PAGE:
Surrendering the Marriage Fight
Blogged by James Preece on 29th June 2011
Three votes, and now every state in the Union faces the choice of acknowledging gay marriages made in New York, or violating the “full faith and credit” clause of the U.S. Constitution. What is worse, gay marriage in New York was not imposed by judges, as in Massachusetts, but by the free deliberations of a duly elected legislature, in accord with the Catholic principle of subsidiarity. This means that (barring an extremely unlikely constitutional amendment, for which we should fight, of course) gay marriage is here to stay. The institution of marriage — which has been so disfigured by the sexual revolution, and feminism, then the lax divorce laws born of both — now bears no resemblance at all to the natural, sacramental reality that Western laws once were written to acknowledge and support. We really should call it something else. May I suggest “frenemies with benefits”?
What made the victory possible, analysts told the New York Times, were the pitifully tepid efforts of its religious opponents, in particular the local Church. As the Times reported, “It was befuddling to gay-rights advocates: The Catholic Church, arguably the only institution with the authority and reach to derail same-sex marriage, seemed to shrink from the fight.” Instead of pulling out all the stops and calling in all its chips, the Church shrugged off the effort to defend the natural law as a good thing for all New Yorkers — and went scrambling for exemptions to guard its institutional interests. Republicans who were wary of gay marriage spent their political capital not fighting against the bill, but carving out little enclaves of protection for such oddball cults as might not want to solemnize same-sex rites. Indeed, as the Times reported, inserting these exceptions won the bill the votes it needed to pass.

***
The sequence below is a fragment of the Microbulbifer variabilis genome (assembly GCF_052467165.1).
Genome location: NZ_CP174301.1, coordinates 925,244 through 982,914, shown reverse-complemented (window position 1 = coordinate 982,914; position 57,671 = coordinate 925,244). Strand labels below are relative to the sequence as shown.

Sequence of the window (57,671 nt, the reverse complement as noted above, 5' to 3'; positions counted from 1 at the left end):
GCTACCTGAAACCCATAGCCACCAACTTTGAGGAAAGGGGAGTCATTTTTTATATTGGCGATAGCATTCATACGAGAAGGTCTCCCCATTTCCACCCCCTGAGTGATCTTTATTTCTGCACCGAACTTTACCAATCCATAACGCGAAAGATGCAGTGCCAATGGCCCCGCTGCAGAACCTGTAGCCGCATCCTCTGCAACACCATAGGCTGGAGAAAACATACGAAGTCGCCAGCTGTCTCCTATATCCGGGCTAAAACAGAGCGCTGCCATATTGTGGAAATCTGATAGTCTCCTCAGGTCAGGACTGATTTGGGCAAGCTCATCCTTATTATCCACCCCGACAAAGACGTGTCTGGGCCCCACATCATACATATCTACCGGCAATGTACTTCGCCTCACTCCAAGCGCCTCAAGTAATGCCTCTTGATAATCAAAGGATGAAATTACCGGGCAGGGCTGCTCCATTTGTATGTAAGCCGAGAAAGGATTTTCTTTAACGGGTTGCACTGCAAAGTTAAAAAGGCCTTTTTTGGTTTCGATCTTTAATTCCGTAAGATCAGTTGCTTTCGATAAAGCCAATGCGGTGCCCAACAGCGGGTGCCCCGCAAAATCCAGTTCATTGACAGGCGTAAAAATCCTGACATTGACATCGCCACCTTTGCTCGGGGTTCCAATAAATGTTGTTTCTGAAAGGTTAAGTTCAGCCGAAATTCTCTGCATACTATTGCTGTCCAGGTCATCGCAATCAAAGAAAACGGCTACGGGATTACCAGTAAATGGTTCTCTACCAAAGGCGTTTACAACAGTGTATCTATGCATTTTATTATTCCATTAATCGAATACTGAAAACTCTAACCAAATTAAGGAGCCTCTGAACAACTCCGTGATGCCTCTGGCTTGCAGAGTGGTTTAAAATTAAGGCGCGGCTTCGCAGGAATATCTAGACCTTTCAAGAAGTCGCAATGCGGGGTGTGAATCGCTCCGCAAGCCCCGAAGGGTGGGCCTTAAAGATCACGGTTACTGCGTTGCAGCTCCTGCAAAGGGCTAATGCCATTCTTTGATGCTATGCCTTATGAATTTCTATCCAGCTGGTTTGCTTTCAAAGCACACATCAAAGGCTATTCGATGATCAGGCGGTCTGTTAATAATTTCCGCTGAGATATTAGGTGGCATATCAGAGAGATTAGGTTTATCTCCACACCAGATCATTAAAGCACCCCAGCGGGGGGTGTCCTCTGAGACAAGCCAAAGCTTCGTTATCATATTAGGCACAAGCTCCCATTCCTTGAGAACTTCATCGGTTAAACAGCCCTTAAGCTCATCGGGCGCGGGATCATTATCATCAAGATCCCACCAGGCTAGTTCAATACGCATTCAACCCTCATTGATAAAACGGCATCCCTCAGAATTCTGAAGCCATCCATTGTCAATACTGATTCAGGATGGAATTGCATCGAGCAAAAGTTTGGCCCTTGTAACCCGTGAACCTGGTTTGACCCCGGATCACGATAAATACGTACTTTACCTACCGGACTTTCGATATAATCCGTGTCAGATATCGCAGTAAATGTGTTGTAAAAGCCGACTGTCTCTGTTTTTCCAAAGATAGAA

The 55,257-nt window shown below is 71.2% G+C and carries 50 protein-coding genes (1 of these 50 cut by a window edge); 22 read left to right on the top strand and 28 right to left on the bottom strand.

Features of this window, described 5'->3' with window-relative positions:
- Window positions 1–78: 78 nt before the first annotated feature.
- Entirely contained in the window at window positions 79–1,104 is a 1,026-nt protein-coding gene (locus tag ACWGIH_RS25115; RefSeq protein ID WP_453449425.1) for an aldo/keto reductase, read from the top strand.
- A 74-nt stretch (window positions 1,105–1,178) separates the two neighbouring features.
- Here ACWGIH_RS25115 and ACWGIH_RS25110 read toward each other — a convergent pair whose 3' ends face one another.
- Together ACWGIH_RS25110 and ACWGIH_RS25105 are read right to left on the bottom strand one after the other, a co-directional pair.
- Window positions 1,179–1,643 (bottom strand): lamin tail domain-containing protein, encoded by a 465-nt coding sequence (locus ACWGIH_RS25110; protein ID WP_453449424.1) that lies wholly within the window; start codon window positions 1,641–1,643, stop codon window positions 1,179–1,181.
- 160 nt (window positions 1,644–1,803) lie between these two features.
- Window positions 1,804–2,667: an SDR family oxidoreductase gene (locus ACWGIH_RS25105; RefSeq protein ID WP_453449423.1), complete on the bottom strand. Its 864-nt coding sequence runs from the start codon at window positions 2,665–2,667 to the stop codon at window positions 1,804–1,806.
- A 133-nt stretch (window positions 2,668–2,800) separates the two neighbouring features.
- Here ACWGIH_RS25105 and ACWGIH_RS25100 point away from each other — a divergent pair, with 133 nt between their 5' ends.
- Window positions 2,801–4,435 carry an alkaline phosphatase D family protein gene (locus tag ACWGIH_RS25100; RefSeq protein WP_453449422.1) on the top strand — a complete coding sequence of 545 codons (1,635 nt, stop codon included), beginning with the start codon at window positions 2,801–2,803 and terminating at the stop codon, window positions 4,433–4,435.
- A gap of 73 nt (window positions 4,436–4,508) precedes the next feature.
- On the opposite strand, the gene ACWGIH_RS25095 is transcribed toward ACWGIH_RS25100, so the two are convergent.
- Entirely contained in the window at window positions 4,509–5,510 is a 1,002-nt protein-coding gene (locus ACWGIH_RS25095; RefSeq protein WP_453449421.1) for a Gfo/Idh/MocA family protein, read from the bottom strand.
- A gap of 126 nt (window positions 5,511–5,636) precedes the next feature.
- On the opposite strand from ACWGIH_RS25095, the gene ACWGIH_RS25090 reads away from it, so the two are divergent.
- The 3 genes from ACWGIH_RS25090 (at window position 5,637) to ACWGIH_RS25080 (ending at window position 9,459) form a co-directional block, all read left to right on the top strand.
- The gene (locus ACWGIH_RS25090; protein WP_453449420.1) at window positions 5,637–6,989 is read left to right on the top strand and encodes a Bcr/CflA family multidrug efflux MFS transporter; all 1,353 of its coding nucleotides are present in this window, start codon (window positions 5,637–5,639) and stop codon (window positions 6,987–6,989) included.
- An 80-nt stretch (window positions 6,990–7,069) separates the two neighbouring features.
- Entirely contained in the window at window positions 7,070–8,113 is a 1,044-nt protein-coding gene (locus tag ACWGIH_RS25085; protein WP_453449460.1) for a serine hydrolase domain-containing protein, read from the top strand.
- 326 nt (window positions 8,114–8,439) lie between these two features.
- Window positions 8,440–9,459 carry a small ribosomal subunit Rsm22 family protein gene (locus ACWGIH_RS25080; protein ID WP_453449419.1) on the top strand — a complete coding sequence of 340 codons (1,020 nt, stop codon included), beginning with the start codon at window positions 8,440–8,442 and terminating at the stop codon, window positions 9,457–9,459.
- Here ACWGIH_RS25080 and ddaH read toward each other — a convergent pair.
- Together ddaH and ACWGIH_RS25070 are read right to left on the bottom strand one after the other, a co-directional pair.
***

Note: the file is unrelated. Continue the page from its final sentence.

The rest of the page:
This is exactly what happened in England and Wales over government plans to make sex education compulsory. The Catholic Education Service didn't oppose the bill because they had negotiated some almost meaningless exceptions. We were very lucky to dodge that bill in the 'wash up'.
Once upon a time a Catholic Bishop lost his life defending the sacrament of marriage. Meanwhile, other Bishops somehow found a way to live comfortably with the new regime.
Who knows what's down the road?
I reckon Archbishop Vincent Nichols probably does.